Day 2 +150 (July 2, 2013)

Meade with rainbowI had a tremendous and exhilarating day at Gettysburg yesterday (July 2). The day began for me when I arrived on South Confederate Avenue to appear live on PCN with Jim Hessler and Tom DesJardin. We had a fun and informative discussion about July 2, 1863, including lively talk about George Meade and Dan Sickles and even a little bit about the Red Sox/Yankees rivalry.

Jim and his wife drove me back to my car. As we were heading up Hancock Avenue, windows down, we passed Meade’s statue and a visitor standing on the side of the road said, “That’s Hancock.”

“No it’s not,” replied Jim, a licensed battlefield, and we drove on. I thought it was an excellent bit of drive-by guiding.

A life-like Civil War surgery at the Seminary Ridge Museum.

A life-like Civil War surgery at the Seminary Ridge Museum.

After that I spent the day on the battlefield. First I visited the new Seminary Ridge Museum, which was quite impressive. The exhibits cover not only the fighting that took place around there on July 1, but also the experiences of citizens, African Americans, and the wounded as well as the role religion played in the Civil War era. One image I took away with me was the photo of Rowland Ward, of Co. E, 4th New York. He stares at the camera, eyes bright and almost challenging. At first I thought he was heavily bearded but gradually–and with growing horror–I realized that his entire lower jaw had been blown away. It was hard both to look and to not look away at Ward’s photo and equally difficult for my mind to grasp the horror of his injury. More than anything else, that one image brought home the horror of the things that had happened on the battlefield 150 years ago and the sacrifices the soldiers had made there.

Visitors peer out from the cupola atop the Seminary Ridge Museum.

Visitors peer out from the cupola atop the Seminary Ridge Museum.

The seminary building, of course, is where John Buford and John Reynolds met on July 1 and Buford used the building’s cupola (the original was destroyed by lighting in the early 1900s) to observe the approaching Confederates. Today you can pay $29 to go up into the cupola. Not feeling quite that flush, I contented myself with peering up from the ground at the visitors who were recreating Buford’s experience.

A happy visitor to LIttle Round Top poses with "Joshua Lawrence Chamberlain" at the 20th Maine monument.

A happy visitor to LIttle Round Top poses with “Joshua Lawrence Chamberlain” at the 20th Maine monument.

After that I set out to explore the battlefield a little. Little Round Top was jammed and traffic crawled all the way down below Big Round Top. I parked my car and walked up instead. A living historian from the Confederation of Union Generals was portraying Joshua Lawrence Chamberlain at the 20th Maine Monument. The people there treated him almost with reverence, as though he really were Chamberlain, or at least his proxy. He and his regiment may have gained too much prominence in the Gettysburg story today but you can’t let that detract from the reality of what they did here.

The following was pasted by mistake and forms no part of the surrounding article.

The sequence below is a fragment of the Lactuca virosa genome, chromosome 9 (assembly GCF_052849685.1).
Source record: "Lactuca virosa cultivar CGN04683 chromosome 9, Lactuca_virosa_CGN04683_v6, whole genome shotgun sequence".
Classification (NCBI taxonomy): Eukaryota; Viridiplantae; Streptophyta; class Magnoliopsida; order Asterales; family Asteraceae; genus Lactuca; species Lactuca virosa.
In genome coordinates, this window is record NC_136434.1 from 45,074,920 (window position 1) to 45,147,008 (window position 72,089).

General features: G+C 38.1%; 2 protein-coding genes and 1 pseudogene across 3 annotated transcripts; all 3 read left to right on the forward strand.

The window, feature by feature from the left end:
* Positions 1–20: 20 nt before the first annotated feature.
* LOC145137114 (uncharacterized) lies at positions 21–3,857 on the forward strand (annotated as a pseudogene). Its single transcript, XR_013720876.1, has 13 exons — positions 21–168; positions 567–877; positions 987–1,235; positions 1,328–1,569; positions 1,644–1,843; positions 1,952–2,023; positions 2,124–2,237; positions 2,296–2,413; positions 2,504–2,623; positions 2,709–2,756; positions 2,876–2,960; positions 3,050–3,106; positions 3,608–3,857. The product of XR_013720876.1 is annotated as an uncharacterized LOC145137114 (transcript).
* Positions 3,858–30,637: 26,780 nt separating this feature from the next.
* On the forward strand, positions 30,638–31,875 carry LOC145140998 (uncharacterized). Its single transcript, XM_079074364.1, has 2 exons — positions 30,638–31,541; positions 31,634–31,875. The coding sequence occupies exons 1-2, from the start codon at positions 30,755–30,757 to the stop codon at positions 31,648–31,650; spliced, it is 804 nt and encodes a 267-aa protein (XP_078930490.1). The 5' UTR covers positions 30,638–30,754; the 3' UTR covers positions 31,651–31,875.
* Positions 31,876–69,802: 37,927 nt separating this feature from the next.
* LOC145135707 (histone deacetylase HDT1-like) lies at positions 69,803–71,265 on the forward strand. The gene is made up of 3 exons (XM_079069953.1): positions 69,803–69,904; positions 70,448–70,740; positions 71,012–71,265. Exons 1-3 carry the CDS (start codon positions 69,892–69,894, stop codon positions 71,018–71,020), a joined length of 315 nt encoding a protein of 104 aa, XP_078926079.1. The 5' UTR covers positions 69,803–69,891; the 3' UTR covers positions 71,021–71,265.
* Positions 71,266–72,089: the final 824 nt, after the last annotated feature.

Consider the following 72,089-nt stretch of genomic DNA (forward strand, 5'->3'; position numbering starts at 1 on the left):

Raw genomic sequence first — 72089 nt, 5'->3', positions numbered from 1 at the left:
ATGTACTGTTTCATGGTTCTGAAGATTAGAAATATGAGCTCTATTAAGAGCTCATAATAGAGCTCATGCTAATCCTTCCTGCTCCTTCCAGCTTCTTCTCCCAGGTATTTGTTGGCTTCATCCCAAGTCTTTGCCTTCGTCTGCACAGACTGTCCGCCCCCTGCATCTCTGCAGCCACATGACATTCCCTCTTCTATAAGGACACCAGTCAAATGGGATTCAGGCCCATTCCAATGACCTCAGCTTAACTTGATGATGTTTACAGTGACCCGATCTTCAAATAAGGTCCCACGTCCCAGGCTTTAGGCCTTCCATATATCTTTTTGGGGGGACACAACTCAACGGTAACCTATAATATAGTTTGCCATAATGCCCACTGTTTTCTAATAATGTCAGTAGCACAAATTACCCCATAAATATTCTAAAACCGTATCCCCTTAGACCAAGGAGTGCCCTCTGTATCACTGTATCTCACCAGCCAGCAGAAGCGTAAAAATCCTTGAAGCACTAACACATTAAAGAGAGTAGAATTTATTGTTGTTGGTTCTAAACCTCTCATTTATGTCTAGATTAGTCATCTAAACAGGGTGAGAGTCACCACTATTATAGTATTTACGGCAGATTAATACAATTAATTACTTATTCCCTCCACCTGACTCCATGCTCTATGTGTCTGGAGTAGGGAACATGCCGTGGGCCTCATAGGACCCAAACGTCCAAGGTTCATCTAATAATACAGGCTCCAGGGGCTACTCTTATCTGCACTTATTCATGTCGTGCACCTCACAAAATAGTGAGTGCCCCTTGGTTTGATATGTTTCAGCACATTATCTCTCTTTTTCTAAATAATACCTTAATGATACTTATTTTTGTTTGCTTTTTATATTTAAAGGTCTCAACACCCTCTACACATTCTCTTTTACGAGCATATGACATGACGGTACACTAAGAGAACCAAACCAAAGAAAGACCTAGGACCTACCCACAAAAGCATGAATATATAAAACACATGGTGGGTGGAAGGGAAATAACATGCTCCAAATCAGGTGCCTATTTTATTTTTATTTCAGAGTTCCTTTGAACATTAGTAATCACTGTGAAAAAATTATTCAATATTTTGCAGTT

Ever vigilant, Gouverneur K. Warren stands guard on Little Round Top.

Ever vigilant, Gouverneur K. Warren stands guard on Little Round Top.

The crowds had subsided by the time I left the Round Tops and traveled over to Cemetery Ridge for the Voices of Gettysburg performance. So far the weather had been surprisingly cooperative, despite the forecasts of rain and a large crowd turned out to hear several actors repeat first-person accounts of the fighting on July 2. At the very end of the performance it began to rain slightly, but it came with a surprising bonus–a magnificent double rainbow that arched over the Meade statue (at least that’s the way it appeared to me).

Living history on Little Round Top.

Living history on Little Round Top.

The final event of the night was the ranger-led walk/talk about Meade’s “council of war” on July 2. The program began at the Meade statue at 9:30 and I was flabbergasted by the turnout. I’m not good at crowd estimation but I would not be surprised if there were 1,000 people present. In fact, there were really too many people. It was difficult to handle such a large group (well behaved as it was) and the battlefield sound effects blasting across the fields from a park-owned property on the other side of Taneytown Road made it difficult to hear. As part of the program, everyone in the group was able to go inside the little Leister House, but only 12 at a time. Rather than wait for everyone to file through the tiny building and hear the end of the program, I decided it was time to head home.
What a day!

Little Round Top on the late afternoon of July 2, 2013. One hundred and fifty years ago there would have been fewer tourists; more death and destruction.

Little Round Top on the late afternoon of July 2, 2013, with Devil’s Den in the background. One hundred and fifty years ago there would have been fewer tourists; more death and destruction.

Meade Rainbow2

Advertisements
Leave a comment

Leave a Reply

Fill in your details below or click an icon to log in:

WordPress.com Logo

You are commenting using your WordPress.com account. Log Out / Change )

Twitter picture

You are commenting using your Twitter account. Log Out / Change )

Facebook photo

You are commenting using your Facebook account. Log Out / Change )

Google+ photo

You are commenting using your Google+ account. Log Out / Change )

Connecting to %s

%d bloggers like this: